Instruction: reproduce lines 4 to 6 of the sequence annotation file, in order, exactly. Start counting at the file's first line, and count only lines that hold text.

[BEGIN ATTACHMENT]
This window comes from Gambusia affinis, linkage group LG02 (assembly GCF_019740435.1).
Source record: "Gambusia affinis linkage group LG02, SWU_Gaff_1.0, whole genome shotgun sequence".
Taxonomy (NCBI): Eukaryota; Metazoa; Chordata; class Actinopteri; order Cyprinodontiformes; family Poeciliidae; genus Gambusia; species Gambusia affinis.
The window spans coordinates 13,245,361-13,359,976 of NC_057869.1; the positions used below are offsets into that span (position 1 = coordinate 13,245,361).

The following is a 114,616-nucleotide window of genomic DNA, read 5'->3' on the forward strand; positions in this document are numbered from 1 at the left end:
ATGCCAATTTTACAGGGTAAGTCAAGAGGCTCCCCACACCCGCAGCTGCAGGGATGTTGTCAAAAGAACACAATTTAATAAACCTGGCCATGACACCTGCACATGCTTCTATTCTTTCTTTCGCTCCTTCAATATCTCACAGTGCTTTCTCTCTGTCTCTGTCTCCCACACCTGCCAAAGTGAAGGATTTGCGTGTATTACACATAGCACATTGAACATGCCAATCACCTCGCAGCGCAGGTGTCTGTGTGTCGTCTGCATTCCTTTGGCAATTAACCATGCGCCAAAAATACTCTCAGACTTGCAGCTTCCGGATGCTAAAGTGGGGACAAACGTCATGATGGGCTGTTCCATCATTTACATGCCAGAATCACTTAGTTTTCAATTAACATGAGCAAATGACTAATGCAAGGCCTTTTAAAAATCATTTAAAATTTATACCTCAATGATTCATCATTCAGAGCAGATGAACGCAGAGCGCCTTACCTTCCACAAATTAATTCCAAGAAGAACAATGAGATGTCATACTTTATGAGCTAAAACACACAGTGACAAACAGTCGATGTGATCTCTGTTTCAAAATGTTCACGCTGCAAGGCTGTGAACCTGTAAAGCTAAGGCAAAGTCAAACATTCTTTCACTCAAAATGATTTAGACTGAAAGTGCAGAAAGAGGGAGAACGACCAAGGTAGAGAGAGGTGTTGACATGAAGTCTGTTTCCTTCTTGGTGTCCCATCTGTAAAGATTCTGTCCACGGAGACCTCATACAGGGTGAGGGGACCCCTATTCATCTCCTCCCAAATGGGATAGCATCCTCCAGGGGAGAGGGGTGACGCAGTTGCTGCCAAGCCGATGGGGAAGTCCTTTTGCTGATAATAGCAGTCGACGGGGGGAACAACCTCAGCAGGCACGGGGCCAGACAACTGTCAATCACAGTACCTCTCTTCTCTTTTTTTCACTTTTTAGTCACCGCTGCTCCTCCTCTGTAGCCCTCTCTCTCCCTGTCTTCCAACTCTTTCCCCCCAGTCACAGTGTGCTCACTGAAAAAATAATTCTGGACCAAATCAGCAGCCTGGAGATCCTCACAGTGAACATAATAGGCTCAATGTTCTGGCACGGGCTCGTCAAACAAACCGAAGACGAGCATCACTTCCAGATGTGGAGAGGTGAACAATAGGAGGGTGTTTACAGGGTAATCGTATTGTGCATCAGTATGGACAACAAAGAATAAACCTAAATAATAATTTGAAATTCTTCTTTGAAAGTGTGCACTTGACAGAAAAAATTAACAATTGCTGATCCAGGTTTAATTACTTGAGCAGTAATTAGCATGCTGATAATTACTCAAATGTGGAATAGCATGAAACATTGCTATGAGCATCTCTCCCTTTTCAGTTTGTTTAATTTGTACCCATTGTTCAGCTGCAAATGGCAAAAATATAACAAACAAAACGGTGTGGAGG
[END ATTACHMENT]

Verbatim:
The window spans coordinates 13,245,361-13,359,976 of NC_057869.1; the positions used below are offsets into that span (position 1 = coordinate 13,245,361).

The following is a 114,616-nucleotide window of genomic DNA, read 5'->3' on the forward strand; positions in this document are numbered from 1 at the left end:
ATGCCAATTTTACAGGGTAAGTCAAGAGGCTCCCCACACCCGCAGCTGCAGGGATGTTGTCAAAAGAACACAATTTAATAAACCTGGCCATGACACCTGCACATGCTTCTATTCTTTCTTTCGCTCCTTCAATATCTCACAGTGCTTTCTCTCTGTCTCTGTCTCCCACACCTGCCAAAGTGAAGGATTTGCGTGTATTACACATAGCACATTGAACATGCCAATCACCTCGCAGCGCAGGTGTCTGTGTGTCGTCTGCATTCCTTTGGCAATTAACCATGCGCCAAAAATACTCTCAGACTTGCAGCTTCCGGATGCTAAAGTGGGGACAAACGTCATGATGGGCTGTTCCATCATTTACATGCCAGAATCACTTAGTTTTCAATTAACATGAGCAAATGACTAATGCAAGGCCTTTTAAAAATCATTTAAAATTTATACCTCAATGATTCATCATTCAGAGCAGATGAACGCAGAGCGCCTTACCTTCCACAAATTAATTCCAAGAAGAACAATGAGATGTCATACTTTATGAGCTAAAACACACAGTGACAAACAGTCGATGTGATCTCTGTTTCAAAATGTTCACGCTGCAAGGCTGTGAACCTGTAAAGCTAAGGCAAAGTCAAACATTCTTTCACTCAAAATGATTTAGACTGAAAGTGCAGAAAGAGGGAGAACGACCAAGGTAGAGAGAGGTGTTGACATGAAGTCTGTTTCCTTCTTGGTGTCCCATCTGTAAAGATTCTGTCCACGGAGACCTCATACAGGGTGAGGGGACCCCTATTCATCTCCTCCCAAATGGGATAGCATCCTCCAGGGGAGAGGGGTGACGCAGTTGCTGCCAAGCCGATGGGGAAGTCCTTTTGCTGATAATAGCAGTCGACGGGGGGAACAACCTCAGCAGGCACGGGGCCAGACAACTGTCAATCACAGTACCTCTCTTCTCTTTTTTTCACTTTTTAGTCACCGCTGCTCCTCCTCTGTAGCCCTCTCTCTCCCTGTCTTCCAACTCTTTCCCCCCAGTCACAGTGTGCTCACTGAAAAAATAATTCTGGACCAAATCAGCAGCCTGGAGATCCTCACAGTGAACATAATAGGCTCAATGTTCTGGCACGGGCTCGTCAAACAAACCGAAGACGAGCATCACTTCCAGATGTGGAGAGGTGAACAATAGGAGGGTGTTTACAGGGTAATCGTATTGTGCATCAGTATGGACAACAAAGAATAAACCTAAATAATAATTTGAAATTCTTCTTTGAAAGTGTGCACTTGACAGAAAAAATTAACAATTGCTGATCCAGGTTTAATTACTTGAGCAGTAATTAGCATGCTGATAATTACTCAAATGTGGAATAGCATGAAACATTGCTATGAGCATCTCTCCCTTTTCAGTTTGTTTAATTTGTACCCATTGTTCAGCTGCAAATGGCAAAAATATAACAAACAAAACGGTGTGGAGG